...engaging and discerning culture, as a way of life...

July 01, 2007

Blind Chance - 6

Written and directed by Polish film icon Krzysztof Kieslowski (Blue, White, Red, Heaven, The Decalogue: I-III, IV-VII, VIII-X), this film is a earlier and more intelligent version of Sliding Doors. Comparing it to Sliding Doors is an insult to Kieslowski intelligence, but in a similar way this film takes place three times, each starting with Witek, a medical student in a crisis of vocation, running after a train. Each of the episodes has a different outcome, once working with the communist government, once resisting the government and working with others underground, and finally taking a neutral and indifferent stance toward the government as it is convenient for his career. Kieslowski's goal here is to show the influence of events on one's life. Rather than make a case for choice, Kieslowski shows how "the world" (government/society/culture) has already won determining the course of things. And yet, there are choices along the way. Kieslowski leaves it open as to how this dialectic works. In the end offering up a rather tragic vision of life.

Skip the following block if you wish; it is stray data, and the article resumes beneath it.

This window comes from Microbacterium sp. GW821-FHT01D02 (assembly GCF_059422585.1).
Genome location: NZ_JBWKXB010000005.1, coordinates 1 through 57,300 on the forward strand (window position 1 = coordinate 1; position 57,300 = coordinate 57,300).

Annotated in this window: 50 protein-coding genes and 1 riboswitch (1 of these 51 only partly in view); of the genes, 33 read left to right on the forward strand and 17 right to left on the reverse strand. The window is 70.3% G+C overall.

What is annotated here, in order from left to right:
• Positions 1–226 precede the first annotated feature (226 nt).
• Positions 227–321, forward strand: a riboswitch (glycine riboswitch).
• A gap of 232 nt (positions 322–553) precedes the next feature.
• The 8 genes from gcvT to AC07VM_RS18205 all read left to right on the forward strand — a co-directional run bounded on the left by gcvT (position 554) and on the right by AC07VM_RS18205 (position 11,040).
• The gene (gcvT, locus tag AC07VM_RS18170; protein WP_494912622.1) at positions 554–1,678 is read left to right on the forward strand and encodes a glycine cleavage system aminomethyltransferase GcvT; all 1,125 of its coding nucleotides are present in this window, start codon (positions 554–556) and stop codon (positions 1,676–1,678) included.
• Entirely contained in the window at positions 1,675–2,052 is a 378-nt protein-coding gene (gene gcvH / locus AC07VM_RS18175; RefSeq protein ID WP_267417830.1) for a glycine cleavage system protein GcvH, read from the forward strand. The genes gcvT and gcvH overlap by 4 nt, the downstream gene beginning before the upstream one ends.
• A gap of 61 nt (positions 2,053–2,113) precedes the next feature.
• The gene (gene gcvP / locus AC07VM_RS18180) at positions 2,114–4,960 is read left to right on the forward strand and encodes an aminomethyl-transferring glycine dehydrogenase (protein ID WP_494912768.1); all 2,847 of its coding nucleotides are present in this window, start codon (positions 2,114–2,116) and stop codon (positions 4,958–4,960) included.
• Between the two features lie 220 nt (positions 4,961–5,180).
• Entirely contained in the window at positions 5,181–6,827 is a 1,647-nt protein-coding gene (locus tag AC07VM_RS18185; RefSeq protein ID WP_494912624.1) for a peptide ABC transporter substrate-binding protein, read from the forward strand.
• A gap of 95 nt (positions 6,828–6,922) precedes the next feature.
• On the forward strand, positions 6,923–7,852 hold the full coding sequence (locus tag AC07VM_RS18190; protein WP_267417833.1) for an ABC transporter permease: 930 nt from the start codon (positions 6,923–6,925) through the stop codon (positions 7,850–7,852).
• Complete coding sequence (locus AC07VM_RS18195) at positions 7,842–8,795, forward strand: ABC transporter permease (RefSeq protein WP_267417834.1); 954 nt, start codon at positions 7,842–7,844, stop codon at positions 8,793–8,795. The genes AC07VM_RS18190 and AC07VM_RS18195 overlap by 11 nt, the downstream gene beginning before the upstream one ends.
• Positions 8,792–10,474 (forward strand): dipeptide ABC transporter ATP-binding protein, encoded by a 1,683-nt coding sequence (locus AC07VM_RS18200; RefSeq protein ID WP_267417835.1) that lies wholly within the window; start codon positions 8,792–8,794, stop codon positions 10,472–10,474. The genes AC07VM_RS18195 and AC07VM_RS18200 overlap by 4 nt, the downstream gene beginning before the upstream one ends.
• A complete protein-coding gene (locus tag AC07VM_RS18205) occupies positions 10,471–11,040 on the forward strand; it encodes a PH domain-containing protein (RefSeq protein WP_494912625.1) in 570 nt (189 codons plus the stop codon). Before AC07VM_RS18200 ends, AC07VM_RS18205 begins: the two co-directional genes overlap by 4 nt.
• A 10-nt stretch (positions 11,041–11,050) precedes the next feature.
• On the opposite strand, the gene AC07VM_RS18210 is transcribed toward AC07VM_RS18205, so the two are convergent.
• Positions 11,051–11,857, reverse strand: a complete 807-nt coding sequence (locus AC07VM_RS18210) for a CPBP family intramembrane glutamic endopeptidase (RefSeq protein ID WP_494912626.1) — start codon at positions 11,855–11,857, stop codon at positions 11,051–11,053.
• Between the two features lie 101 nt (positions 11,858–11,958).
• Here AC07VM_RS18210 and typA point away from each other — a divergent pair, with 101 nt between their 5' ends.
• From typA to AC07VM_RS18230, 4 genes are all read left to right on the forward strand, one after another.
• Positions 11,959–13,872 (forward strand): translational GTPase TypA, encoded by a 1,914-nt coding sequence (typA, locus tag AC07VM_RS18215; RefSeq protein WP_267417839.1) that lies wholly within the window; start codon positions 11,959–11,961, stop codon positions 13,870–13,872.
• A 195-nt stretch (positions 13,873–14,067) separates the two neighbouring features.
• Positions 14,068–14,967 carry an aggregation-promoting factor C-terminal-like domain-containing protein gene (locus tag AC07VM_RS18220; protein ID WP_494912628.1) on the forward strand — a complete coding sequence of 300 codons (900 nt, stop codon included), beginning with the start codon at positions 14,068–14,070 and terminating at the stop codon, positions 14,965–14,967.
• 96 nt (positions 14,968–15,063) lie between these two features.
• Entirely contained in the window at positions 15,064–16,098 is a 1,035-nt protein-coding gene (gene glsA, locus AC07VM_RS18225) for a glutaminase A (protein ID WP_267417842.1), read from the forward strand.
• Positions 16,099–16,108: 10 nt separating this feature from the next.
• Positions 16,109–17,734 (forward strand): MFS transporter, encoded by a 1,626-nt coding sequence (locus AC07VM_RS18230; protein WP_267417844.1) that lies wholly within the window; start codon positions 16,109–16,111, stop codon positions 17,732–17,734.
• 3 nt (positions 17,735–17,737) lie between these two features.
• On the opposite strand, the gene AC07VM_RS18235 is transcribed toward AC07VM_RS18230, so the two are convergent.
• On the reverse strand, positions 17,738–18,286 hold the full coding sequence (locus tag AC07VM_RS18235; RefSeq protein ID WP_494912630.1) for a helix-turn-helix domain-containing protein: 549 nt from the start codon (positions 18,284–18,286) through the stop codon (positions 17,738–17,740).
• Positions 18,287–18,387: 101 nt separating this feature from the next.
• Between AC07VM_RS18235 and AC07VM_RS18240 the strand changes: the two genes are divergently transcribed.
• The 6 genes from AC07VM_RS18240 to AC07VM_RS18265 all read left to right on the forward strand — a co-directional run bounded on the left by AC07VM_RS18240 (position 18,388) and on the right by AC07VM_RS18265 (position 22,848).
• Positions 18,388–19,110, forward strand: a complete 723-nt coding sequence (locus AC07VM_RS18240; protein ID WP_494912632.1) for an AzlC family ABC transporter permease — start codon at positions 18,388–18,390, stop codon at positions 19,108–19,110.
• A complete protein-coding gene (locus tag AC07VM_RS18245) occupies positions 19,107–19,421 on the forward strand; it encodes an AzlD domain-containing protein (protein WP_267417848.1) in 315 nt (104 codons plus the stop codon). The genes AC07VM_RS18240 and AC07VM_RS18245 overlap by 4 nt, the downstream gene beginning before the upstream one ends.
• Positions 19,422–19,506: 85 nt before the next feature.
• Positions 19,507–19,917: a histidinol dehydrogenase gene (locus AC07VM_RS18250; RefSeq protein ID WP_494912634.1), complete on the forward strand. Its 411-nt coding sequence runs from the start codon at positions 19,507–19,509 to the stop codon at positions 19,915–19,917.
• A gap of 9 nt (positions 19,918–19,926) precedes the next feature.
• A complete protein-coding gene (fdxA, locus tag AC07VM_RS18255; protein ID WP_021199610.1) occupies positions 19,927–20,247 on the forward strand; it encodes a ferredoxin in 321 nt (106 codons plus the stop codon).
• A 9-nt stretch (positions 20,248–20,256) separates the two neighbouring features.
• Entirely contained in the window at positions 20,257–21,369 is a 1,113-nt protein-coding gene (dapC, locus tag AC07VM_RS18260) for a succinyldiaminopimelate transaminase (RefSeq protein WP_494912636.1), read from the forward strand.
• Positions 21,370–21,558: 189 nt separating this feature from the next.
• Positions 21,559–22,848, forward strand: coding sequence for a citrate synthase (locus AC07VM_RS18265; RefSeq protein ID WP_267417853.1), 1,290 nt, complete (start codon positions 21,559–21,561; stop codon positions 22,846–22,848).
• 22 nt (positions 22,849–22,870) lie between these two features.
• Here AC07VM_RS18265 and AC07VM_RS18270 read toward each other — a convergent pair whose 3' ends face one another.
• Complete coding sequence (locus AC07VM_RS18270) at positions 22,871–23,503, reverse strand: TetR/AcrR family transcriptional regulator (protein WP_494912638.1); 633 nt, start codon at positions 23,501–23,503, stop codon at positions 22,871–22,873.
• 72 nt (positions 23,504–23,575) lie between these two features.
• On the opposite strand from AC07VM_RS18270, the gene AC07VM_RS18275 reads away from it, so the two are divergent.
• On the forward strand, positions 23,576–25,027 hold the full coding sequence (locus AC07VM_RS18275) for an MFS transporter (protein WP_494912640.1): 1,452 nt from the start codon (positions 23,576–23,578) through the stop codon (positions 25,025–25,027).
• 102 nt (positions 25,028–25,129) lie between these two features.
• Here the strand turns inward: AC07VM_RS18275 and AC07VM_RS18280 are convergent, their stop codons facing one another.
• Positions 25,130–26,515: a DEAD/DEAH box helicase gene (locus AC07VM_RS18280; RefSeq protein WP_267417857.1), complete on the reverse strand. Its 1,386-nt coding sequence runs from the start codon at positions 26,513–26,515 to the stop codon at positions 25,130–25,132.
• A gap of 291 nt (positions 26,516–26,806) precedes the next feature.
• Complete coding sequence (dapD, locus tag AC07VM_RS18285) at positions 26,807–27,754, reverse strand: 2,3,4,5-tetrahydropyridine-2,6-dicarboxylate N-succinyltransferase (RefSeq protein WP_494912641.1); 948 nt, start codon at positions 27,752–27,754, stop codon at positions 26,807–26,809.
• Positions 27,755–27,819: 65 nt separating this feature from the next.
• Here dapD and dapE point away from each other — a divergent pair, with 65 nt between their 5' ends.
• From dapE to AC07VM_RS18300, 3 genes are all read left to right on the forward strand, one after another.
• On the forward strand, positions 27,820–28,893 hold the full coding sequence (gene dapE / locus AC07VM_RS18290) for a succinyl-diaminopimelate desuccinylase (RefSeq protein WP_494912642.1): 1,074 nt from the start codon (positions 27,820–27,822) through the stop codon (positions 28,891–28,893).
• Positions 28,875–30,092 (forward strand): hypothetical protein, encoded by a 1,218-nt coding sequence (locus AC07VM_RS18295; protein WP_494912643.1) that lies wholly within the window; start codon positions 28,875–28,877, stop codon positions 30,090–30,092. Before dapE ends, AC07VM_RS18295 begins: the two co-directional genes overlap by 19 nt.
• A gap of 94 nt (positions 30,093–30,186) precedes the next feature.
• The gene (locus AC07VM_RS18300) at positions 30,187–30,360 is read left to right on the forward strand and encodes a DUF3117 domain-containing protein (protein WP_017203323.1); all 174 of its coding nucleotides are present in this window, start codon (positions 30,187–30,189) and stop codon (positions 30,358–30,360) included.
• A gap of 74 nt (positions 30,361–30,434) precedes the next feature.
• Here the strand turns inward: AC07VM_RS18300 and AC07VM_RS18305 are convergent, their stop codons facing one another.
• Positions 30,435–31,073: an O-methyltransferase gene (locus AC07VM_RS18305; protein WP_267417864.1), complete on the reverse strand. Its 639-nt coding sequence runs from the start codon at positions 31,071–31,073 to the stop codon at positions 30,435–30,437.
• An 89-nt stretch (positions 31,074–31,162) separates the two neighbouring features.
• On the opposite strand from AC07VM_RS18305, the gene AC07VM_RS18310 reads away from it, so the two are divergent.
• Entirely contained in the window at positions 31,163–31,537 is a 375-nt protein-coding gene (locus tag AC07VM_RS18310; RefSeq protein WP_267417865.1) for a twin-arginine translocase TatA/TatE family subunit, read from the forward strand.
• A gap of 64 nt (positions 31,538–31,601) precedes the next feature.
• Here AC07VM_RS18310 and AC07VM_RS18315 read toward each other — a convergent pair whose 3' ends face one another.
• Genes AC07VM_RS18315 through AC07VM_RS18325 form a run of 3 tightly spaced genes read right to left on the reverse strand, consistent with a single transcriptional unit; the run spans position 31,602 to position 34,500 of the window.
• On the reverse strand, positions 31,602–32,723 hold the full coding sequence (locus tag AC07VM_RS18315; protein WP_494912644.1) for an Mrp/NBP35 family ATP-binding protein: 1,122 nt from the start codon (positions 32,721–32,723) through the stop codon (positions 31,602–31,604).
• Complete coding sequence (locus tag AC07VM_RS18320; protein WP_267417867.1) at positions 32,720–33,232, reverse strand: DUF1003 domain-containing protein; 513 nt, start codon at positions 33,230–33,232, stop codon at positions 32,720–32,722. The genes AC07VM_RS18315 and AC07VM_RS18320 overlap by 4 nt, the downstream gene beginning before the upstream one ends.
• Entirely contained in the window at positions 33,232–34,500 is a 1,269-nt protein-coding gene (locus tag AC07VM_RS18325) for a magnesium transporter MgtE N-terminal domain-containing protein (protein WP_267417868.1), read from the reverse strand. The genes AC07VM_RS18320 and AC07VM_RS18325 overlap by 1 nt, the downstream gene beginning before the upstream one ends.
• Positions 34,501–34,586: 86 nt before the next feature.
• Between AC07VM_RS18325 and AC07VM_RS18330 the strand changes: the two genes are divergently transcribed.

Anonymous said...

Still haven't seen this one. Should get to over the weekend, though, and I'll be back with comments.

Indeterminacy said...

I love Kieslowski's films, but haven't heard of this one. Thanks for mentioning it here.

Anonymous said...

I don't know, I really wasn't feeling this one by Kieslowski. To critize it in terms of expressing the outward forces at work rather than the inward ones miss the point, since Kieslowski has always been insistent on the role that chance and circumstance plays in his films. Instead, I'll rely on the self-deprecating belief that I know so little about Polish politics that I labored to understand when he sought to critize either the individual or the external forces in society.

That said, it's customarily well shot and acted, but the form of threes just didn't excite me all that much, nor did the central character, even though I'm aware that that's sort of the point. So a 5.5/10 for me.

I do recommend the Double Life of Veronique, though. Beautiful and layered, but more intriguing to me.